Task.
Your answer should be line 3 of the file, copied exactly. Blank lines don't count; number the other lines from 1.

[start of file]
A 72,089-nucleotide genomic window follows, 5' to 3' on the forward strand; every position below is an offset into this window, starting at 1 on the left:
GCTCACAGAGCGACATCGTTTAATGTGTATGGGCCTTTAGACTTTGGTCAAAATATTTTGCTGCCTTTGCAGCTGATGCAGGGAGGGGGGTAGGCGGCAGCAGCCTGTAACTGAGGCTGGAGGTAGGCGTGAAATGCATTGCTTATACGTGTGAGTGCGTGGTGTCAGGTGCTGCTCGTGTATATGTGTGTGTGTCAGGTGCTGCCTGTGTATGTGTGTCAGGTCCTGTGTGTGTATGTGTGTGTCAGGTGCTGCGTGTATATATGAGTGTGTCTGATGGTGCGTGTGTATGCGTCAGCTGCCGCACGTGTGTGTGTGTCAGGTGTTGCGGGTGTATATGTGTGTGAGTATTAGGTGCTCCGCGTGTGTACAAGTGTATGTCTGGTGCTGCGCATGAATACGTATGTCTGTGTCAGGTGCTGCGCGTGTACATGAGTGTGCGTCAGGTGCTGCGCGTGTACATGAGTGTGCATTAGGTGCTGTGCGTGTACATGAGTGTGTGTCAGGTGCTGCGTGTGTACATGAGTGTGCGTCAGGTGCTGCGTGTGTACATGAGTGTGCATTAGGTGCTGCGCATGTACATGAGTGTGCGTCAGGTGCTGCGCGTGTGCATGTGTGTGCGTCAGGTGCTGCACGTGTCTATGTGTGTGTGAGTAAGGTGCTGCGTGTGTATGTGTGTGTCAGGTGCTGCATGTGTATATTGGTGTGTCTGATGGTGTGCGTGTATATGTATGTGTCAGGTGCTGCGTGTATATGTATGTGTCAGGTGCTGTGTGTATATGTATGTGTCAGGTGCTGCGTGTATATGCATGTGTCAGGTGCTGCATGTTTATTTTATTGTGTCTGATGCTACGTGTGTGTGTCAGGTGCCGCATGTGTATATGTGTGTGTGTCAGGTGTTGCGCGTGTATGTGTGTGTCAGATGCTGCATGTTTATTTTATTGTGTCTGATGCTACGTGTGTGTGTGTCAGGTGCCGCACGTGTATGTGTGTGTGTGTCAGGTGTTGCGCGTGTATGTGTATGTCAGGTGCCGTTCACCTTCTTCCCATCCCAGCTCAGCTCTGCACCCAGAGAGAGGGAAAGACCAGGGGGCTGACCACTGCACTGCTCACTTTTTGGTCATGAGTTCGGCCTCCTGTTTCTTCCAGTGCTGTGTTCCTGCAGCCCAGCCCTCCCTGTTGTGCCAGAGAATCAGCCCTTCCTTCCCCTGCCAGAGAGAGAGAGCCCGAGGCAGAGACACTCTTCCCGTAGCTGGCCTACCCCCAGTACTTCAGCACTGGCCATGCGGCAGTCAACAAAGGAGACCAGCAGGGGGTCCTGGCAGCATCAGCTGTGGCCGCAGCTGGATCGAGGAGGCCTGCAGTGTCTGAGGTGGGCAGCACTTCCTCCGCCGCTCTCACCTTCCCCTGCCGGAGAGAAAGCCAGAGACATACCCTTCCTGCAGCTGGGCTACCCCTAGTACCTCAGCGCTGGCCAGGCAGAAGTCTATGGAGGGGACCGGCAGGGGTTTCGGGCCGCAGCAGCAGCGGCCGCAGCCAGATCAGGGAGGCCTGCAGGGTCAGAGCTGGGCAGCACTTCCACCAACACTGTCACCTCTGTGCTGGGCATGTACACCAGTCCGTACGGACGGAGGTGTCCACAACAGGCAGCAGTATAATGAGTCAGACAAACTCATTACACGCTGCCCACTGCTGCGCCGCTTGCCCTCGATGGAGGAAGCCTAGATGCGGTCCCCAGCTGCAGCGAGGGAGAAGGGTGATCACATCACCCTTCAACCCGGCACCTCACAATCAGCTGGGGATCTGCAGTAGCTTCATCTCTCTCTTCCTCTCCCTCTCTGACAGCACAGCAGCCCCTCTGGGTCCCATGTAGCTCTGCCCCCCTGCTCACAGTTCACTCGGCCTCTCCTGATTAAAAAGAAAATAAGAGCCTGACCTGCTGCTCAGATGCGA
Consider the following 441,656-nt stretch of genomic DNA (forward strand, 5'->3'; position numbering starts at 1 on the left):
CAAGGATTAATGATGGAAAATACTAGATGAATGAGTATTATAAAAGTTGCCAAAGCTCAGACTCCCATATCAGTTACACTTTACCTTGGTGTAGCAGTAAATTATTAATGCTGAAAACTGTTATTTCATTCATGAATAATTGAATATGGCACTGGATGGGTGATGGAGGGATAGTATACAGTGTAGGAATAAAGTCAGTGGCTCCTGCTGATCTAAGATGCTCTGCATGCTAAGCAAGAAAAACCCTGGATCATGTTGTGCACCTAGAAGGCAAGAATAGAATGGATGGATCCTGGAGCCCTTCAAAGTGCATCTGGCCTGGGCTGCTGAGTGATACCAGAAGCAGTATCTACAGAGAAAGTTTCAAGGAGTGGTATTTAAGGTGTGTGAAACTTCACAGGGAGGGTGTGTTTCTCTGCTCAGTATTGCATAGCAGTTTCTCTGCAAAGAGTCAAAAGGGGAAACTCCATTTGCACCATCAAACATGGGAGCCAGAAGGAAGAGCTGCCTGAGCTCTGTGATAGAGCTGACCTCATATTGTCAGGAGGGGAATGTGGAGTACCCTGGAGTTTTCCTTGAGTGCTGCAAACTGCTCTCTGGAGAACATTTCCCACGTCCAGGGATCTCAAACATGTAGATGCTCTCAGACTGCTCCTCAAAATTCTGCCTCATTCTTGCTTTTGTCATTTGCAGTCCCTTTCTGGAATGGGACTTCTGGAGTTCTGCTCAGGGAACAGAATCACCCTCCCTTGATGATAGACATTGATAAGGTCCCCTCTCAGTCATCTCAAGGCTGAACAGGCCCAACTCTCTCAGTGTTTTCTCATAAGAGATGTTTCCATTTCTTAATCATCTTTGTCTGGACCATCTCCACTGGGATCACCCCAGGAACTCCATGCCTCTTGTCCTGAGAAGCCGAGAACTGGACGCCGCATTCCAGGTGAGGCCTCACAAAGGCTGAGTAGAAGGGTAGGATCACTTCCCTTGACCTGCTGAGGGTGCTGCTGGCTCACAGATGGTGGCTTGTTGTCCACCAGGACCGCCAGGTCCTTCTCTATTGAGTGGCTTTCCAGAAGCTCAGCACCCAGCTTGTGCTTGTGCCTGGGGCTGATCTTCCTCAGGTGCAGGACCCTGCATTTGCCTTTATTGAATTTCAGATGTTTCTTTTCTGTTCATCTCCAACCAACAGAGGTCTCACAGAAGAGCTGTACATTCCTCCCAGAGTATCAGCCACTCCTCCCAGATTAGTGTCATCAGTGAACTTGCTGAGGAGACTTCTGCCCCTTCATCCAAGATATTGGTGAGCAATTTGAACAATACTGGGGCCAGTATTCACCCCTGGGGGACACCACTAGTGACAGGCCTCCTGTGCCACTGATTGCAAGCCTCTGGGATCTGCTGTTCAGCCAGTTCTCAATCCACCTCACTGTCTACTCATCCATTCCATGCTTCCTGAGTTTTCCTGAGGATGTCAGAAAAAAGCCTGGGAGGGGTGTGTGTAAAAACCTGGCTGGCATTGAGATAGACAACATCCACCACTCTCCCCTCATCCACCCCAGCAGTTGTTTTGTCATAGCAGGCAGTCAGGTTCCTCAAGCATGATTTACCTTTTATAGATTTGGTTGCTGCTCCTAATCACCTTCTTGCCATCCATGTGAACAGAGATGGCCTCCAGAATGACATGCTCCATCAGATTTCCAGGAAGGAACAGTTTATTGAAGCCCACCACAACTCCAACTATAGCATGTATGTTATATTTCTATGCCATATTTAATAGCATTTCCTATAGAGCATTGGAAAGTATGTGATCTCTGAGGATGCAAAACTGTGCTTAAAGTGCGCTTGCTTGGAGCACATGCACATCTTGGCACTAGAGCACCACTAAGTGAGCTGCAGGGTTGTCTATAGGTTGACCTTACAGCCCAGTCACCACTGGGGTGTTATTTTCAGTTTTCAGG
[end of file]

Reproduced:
Consider the following 441,656-nt stretch of genomic DNA (forward strand, 5'->3'; position numbering starts at 1 on the left):